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Hey, you're in the vehicle / car zone--YOUR HANDYMAN ZONE!

Cars / Trucks / Vans Category: Oil

Maintenance Issues:

How to choose the right motor oil for your vehicle.

Tools / Materials (See Below for Applicability):

  • Natural motor oil with the applicable API quality and viscosity ratings for your vehicle and climate.

Guide:

Despite being sometimes overwhelmed with motor oil ads and other promotions by respective motor vehicle oil manufacturers about their own manufactured oil and all the tests that they alleged their oil products have passed, consequently pitting one against the other as far more superior, to make it easy on you, the two main factors that you should take into consideration when buying motor oil for your vehicle are the following, two criteria of which virtually all vehicle manufacturers also specify in their respective vehicle owner manuals that must be taken into consideration when buying motor vehicle oil: 1) Quality Rating; and 2) Viscosity Rating.  These two ratings should be clearly listed on the containers of motor oil for sale.

The first factor of your motor-oil purchase consideration, the quality rating of the motor oil, is determined by the American Petroleum Institute (or "API"), in conjunction with the Society of Automotive Engineers ("SAE") and the American Society for Testing and Materials ("ASTM"), all respected entities in the automotive industry that test and grade the quality of motor oil on the market today according to the standards upheld for different-engine vehicles by the industry. 

The quality rating should specifically read "API Service" followed with other letters that specify exactly for which type of vehicle such oil is designated.  Of these other letters that

 

follow "API Service," the main and most prevalent ones are "SG," "SF," "CC," and "CD."  Individually, "S" stands for oil that is formulated for spark-ignition engines of vehicles.  Individually, "G" speaks of the quality of the oil, and in comparison to "F," that "G" oil (up the alphabet-letter chain) is of a relatively better quality than that of "F" oil.  "SG" means the motor oil is designated for vehicles with gasoline engines.  "SF," really a predecessor of "SG," means the motor oil is designated for vehicles with gasoline engines made prior to 1989.  "CC" and "CD" both mean the motor oil is designated for vehicles with diesel engines.  These pairs of special letters also may appear in combination if the motor oil is specially formulated for more than one type of car.

So, when you look at the quality rating of motor oil on a shelf in your local automotive care store, you may notice these phrases:

"API Service SG / SF"

(The above means the oil has exceeded motor oil industry standards for quality and is specially formulated for gasoline engine [sparked-ignition] vehicles)

"API Service SG"

(The above means the oil has exceeded motor oil industry standards for quality and is specially formulated for gasoline engine [sparked-ignition] vehicles)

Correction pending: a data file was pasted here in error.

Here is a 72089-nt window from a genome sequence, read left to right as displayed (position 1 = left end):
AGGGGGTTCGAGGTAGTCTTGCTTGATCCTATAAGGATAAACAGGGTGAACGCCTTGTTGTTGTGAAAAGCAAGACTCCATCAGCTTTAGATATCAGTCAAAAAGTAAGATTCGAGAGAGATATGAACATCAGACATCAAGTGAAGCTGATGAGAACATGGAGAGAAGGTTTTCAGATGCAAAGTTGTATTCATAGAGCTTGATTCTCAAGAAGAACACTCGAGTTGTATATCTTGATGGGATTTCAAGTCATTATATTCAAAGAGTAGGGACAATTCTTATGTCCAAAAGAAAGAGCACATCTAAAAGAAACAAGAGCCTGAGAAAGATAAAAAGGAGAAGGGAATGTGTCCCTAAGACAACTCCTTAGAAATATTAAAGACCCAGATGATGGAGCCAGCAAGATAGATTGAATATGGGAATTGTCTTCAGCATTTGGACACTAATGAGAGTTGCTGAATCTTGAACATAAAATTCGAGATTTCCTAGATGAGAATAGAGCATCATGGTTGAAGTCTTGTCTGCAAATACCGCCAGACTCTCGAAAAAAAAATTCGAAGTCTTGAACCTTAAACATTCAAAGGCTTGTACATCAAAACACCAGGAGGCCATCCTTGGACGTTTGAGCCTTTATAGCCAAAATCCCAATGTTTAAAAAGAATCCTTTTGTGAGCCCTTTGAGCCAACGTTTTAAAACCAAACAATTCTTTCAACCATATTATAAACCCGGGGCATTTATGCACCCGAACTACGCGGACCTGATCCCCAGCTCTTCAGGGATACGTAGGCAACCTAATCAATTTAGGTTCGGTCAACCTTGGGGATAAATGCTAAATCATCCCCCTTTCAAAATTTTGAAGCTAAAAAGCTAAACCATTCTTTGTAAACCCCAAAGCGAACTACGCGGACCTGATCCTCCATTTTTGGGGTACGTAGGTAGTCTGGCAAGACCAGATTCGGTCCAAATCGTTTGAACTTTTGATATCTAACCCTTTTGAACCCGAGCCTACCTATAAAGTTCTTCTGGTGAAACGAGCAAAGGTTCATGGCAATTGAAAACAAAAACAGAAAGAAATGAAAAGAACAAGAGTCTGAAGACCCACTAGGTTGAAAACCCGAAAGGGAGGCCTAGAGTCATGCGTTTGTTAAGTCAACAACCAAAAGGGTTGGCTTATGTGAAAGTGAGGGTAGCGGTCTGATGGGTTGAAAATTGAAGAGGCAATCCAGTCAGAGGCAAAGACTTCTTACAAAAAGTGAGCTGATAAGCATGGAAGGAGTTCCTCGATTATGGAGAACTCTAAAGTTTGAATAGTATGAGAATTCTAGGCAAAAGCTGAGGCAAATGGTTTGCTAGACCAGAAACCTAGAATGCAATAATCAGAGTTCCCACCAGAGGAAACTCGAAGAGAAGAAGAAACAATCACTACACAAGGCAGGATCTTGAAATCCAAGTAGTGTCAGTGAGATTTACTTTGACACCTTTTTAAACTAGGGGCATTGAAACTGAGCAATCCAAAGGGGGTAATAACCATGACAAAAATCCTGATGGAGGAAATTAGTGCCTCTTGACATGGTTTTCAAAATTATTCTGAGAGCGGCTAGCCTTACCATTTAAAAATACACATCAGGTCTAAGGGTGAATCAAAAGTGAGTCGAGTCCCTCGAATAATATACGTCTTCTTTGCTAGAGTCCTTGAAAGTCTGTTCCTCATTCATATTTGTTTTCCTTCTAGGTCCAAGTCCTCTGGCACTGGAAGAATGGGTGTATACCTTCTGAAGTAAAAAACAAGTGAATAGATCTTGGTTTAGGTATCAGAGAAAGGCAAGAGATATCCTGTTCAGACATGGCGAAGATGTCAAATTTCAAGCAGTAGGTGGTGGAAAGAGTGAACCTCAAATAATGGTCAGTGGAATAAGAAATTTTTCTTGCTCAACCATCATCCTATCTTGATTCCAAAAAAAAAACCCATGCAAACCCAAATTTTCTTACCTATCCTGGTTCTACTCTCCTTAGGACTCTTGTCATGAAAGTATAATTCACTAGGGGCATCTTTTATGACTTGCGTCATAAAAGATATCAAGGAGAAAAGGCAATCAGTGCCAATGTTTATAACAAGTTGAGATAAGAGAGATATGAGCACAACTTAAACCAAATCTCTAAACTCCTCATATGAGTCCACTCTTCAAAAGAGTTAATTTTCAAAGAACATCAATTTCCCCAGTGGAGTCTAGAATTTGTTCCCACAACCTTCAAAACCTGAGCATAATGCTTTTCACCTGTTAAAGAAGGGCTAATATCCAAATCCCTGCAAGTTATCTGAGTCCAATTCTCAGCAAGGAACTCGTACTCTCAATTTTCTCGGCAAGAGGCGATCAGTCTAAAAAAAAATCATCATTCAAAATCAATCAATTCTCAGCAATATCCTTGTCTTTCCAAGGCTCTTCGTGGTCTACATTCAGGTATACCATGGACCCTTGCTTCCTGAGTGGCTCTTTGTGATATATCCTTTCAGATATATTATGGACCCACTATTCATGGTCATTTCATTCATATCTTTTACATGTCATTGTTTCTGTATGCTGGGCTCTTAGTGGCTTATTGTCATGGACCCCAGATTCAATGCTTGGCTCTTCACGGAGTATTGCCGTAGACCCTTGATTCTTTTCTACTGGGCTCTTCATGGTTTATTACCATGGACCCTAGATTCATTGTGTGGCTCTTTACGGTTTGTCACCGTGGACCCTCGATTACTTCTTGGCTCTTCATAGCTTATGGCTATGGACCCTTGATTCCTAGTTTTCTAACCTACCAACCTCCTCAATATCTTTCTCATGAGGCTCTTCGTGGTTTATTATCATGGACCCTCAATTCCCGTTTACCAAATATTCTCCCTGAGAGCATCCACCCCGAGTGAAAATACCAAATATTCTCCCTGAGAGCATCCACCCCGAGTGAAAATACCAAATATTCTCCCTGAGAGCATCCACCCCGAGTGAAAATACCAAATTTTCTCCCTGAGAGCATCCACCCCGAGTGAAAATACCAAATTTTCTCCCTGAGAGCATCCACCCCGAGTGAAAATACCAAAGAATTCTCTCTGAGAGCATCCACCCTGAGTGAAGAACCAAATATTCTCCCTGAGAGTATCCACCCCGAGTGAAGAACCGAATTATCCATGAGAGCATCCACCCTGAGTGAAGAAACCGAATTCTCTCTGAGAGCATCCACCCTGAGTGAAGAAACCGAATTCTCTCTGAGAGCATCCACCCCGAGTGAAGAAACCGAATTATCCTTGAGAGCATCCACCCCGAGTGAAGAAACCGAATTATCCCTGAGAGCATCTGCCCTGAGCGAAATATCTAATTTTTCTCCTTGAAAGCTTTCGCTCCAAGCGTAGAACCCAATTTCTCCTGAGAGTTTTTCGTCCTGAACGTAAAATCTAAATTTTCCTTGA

"API Service CC / CD"

(The above means the oil has exceeded motor oil industry standards for quality and is specially formulated for diesel engine [compression-ignition] vehicles)

"API Service CC"

(The above means the oil has exceeded motor oil industry standards for quality and is specially formulated for diesel engine [compression-ignition] vehicles)

"API Service CD"

(The above means the oil has exceeded motor oil industry standards for quality and is specially formulated for diesel engine [compression-ignition] vehicles)

    "API Service SG, SF, CC / CD"

(The above means the oil has exceeded motor oil industry standards for quality and is specially formulated for multiple types of vehicles, both those of gasoline and diesel engines [spark- and compression-ignition] vehicles)

In considering these above designations, bear in mind the specific requirements of your engine manufacturer by consulting their respective owner's manual:  A manufacturer, for reasons of their specific engine design, may strictly require motor oil to have a quality rating that encompasses two specific letters, such as S and C.  In this case, motor oil products designating labels that include "SG / CC" or "SG, SF, CC / CD," among others so long as S and C are included somewhere, are acceptable. Failure to heed strict manufacture guidelines, usually found in owner's manuals, for the purchase and use of motor oil may cause damage to your vehicle's engine and even void and nullify any warranty that may be in effect at the time.

After the quality rating, the second most important factor you need to take into consideration, as noted earlier, is the viscosity rating of the motor oil on the market.  Essentially, the viscosity rating concerns the thickness or the lack of thickness of the oil fluid--the weight of the oil.  Whether the viscosity rating of motor oil is high (i.e., thick) or low (i.e., thin) will have an impact on your vehicle's ability to start its engine in winter weather:  Starting an engine will be more difficult in cold weather if the motor oil therein has a  too high of a viscosity rating.